When was the last snow in Atlanta GA?
During then, the record amount of snow to fall in one day at Atlanta is 8.3 inches (21.1 centimetres) on January 23, 1940….Atlanta – Extreme Daily Snowfall for Each Year.
|trace||December 24, 2020 +||trace|
|0.0||December 31, 2019||0.0|
|2.3||January 17, 2018||5.8|
|1.5||December 09, 2017||3.8|
What was the most snow ever recorded in Georgia?
The highest snow total observed in Georgia during the storm was 19.3 inches in Thomaston, Georgia. This storm produced a 50-mile wide swath of over a foot of snow across central Georgia, including a record 16.5 inches in Macon.
What is the record snowfall in the United States?
Greatest Seasonal Snowfall Total: 1,140 Inches Mount Baker in Washington state. An amazing 1,140 inches (95 feet) was recorded at Mount Baker Ski Area (4,200 feet elevation) during the July 1, 1998, to June 30, 1999, snow season.
How much snow did Atlanta get in the 2014 snowstorm?
On Jan. 28, 2014, two inches and change of snow brought the city to its knees, the images of cars trapped on the interstate indelibly fixed in Atlanta’s collective memory. Although the city only received 2.6 inches of snow, cars were stranded on all three highways for up to a day.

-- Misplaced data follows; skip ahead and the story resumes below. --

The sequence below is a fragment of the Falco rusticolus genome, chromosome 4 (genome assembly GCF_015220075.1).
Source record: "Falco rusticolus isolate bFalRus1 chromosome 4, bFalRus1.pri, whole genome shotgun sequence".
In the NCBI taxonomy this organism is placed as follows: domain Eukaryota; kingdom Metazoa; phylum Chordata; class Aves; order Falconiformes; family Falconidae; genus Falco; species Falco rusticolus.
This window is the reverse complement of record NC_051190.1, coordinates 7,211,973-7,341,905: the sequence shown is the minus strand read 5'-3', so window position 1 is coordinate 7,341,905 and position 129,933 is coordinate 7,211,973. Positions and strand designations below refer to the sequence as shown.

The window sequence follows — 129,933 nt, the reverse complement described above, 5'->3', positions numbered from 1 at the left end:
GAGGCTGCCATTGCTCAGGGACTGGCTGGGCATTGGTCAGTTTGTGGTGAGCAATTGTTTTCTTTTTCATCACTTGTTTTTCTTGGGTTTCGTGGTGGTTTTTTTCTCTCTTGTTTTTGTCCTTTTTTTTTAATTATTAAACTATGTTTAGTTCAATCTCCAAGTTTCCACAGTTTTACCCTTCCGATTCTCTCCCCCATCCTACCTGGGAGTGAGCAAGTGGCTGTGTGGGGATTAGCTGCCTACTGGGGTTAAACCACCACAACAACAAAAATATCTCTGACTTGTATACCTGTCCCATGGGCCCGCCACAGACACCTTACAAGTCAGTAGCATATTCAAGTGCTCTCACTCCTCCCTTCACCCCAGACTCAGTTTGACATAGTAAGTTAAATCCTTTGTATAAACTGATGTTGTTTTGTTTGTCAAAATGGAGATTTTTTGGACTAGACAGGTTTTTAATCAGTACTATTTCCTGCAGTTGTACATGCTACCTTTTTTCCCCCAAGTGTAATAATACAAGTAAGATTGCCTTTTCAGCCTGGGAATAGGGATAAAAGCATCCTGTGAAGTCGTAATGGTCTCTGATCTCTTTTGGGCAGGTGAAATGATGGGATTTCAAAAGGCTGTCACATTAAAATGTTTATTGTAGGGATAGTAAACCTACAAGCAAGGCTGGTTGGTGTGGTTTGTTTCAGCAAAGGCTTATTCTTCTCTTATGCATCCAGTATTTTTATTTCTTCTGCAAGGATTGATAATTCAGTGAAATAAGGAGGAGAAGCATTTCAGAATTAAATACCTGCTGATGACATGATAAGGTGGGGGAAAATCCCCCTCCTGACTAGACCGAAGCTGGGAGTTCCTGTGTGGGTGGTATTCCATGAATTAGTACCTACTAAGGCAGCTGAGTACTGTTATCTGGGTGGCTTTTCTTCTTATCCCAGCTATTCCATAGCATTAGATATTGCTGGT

What time is the winter storm watch in Atlanta GA?
312 PM Sun, Jan 26, 2014 * Winter Storm Watch Issued for central Georgia-including south Atlanta metro from 10 AM Tuesday until 1 PM (product text; map)
How many rounds of precipitation occurred with the February 2014 storm?
On the heels of a significant winter storm 2 weeks earlier, a more powerful storm brought heavy snow and record level of ice to north and central Georgia on February 11-13, 2014. Two rounds of precipitation occurred with this event.
How do I find out how much snow fell during snowstorms?
The high temperatures for the 21 days leading up to the snowstorm; The high temperature on the day of the snowstorm (day 22); The high temperature on the day following the snowstorm (day 23) Mouse over the dots in the lower right hand corner to see the snowfall amounts.